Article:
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How-To video: bike maintenance

Bikes Energy & Sustainability Fun & Games

Bicycle Maintenance: How To Maintain Your Mountain Bike For Peak Performance

Here’s is a very thorough way of tuning up your bike after a hard ride. The rest of the site has some other good information, but you have to dig through a lot of ‘lifestyle’ type entries before you find the making goodies. The bicycle section does look like it has valuable video resources.

Thanks to Will in the comments

8 thoughts on “How-To video: bike maintenance

  1. Lee says:

    Eeek!! (Shakes head)

    – I wouldn’t force water into the drive chain, use a proper citrus degreaser on it instead, and invest in a chain cleaner.
    – Don’t use the same brush you just used to clean your drive chain to clean your disc rotors!
    – Avoid touching your disc rotors with bare hands (you will contaminate them).
    – Avoid spray lube (It goes everywhere!), use a good quality lube in a bottle.
    – What’s going on with the angle of his brake levers?!

  2. Thuli says:

    He demonstrates disconnecting brake cables on rim brakes, otherwise the bike he’s working on has disc brakes. Doesn’t he know how? Or just too hard to demonstrate?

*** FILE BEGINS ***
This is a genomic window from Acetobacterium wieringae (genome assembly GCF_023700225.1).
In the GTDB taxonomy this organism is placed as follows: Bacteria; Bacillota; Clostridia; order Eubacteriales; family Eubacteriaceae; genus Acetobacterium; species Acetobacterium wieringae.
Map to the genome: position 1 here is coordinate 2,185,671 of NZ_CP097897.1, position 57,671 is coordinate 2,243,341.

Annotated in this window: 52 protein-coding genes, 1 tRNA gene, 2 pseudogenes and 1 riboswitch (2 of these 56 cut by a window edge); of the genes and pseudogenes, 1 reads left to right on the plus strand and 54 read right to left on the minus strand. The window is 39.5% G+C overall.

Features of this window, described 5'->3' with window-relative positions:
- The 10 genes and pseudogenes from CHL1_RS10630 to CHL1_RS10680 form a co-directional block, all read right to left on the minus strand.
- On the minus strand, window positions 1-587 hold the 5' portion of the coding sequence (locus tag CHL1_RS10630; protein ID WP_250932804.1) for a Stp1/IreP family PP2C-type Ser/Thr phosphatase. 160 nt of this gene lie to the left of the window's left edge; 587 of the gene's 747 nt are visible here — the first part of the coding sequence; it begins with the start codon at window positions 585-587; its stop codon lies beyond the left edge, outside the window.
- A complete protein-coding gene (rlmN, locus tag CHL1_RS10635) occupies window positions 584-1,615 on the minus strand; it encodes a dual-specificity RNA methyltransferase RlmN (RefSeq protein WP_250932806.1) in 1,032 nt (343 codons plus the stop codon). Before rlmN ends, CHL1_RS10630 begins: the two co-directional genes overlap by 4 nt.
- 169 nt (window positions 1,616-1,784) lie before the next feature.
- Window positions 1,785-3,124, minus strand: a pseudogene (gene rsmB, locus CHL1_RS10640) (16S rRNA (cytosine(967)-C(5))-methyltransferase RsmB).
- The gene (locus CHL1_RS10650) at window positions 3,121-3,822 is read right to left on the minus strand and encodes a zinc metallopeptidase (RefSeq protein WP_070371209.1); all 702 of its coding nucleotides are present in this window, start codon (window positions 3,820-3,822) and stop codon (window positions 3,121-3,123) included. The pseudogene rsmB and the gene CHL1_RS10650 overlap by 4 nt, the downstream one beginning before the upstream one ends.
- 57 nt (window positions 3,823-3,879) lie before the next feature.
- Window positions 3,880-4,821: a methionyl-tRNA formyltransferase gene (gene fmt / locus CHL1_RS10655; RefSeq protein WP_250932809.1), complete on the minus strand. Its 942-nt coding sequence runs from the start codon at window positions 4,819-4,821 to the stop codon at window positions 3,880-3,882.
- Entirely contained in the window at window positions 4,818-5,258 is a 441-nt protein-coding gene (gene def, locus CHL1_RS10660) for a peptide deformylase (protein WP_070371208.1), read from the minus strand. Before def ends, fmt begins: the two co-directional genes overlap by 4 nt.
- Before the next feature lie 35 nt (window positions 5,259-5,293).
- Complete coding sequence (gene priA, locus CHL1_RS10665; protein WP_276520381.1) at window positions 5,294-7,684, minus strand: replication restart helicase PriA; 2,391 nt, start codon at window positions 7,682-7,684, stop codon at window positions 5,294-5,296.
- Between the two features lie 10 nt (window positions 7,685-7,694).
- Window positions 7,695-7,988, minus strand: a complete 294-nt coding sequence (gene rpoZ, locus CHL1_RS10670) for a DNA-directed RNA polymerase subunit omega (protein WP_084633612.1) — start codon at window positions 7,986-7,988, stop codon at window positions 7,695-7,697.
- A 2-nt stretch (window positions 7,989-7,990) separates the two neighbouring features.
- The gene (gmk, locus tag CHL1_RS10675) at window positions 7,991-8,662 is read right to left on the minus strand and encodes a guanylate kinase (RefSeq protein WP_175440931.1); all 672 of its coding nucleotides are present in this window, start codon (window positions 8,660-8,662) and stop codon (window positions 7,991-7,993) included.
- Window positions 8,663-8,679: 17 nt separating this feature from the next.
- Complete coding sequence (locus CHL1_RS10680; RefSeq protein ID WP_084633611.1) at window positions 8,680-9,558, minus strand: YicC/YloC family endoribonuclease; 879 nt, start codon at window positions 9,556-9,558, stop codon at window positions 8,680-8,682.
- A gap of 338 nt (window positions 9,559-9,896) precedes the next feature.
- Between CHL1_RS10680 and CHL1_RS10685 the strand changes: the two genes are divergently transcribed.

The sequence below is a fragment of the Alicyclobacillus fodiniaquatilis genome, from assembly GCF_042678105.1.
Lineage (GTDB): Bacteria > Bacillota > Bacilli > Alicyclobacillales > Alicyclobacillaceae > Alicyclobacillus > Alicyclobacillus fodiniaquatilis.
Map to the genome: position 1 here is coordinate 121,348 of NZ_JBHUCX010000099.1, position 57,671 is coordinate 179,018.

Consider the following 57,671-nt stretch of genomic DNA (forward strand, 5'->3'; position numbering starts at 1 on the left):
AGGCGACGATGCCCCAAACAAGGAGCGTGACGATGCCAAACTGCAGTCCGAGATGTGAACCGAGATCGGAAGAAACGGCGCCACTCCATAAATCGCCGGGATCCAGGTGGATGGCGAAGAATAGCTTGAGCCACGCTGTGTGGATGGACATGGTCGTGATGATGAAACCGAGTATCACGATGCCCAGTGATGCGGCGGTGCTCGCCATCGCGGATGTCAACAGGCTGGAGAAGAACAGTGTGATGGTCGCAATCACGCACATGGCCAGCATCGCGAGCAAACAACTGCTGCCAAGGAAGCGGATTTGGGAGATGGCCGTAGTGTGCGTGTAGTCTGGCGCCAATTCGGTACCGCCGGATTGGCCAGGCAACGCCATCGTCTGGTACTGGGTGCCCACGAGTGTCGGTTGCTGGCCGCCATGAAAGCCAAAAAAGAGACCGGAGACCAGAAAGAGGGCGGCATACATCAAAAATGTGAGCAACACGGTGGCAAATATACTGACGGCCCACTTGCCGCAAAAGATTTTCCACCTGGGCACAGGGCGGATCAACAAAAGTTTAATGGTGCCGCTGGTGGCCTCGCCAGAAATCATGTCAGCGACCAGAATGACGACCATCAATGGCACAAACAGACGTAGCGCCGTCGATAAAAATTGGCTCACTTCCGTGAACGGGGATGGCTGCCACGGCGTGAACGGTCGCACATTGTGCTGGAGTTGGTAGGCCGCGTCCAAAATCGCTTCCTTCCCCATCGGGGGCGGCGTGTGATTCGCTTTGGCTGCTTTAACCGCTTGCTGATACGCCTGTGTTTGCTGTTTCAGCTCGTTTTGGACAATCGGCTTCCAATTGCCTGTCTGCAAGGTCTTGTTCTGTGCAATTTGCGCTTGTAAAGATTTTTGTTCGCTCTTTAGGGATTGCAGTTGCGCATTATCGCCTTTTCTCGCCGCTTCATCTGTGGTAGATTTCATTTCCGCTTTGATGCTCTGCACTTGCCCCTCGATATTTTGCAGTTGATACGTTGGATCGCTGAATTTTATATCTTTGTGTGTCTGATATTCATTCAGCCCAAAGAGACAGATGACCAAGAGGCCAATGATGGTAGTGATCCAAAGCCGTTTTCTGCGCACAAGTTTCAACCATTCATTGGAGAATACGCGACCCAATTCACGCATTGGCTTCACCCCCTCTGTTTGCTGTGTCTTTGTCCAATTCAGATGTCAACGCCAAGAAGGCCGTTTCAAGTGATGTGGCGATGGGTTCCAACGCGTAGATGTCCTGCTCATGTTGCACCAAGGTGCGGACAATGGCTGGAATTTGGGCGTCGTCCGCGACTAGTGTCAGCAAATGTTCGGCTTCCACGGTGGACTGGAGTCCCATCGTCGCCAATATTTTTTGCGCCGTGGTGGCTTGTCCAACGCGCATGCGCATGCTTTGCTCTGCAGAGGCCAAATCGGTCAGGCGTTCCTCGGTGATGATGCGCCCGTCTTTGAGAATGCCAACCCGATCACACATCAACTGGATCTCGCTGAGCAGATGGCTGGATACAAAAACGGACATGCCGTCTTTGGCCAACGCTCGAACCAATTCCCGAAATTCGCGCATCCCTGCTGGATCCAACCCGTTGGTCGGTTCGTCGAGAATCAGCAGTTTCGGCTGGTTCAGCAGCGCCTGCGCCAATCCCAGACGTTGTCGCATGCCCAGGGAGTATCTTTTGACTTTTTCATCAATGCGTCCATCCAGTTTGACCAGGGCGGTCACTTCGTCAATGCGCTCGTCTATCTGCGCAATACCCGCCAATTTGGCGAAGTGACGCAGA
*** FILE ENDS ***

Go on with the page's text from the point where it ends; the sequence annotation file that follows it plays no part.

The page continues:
3. Mike says:

    I’m glad Lee pointed out a few of the errors in this video. But errors aside, it’s good to learn how to maintain anything that you use and bicycles are one of those few things that people own that you can still do this with only $100 worth of tools.

    One of the best websites I’ve found for bicycle maintenance is on the Park Tools website. They have guides for doing lots and lots of things, and how to do it properly.

  4. biker says:

    some of the things there are downright wrong.
    do NOT use spray lubricant,
    use a specialist chain lubricant for the chain. it’s not very expensive, and well worth it.
    on internal moving points, a good quantity of lubricating greese should be used, rather too much, than too little.
    make sure that if you are going to clean parts, that exposed steel such as the brake or gear shift cables are thoroughly dry.
    you can put a small amount of lubricant at rubbing points along the aformentioned cables, but do not allow lubricant to be put between the brake pads.

    the best thing you can do is to find a local bike repair station (not a bike shop) spend a couple of hours there as you will have proper tools, bike stands, and people who know what they are doing. After a couple of visits you’ll know enough that maintaining your bike will be easier and faster than you thought it could be.

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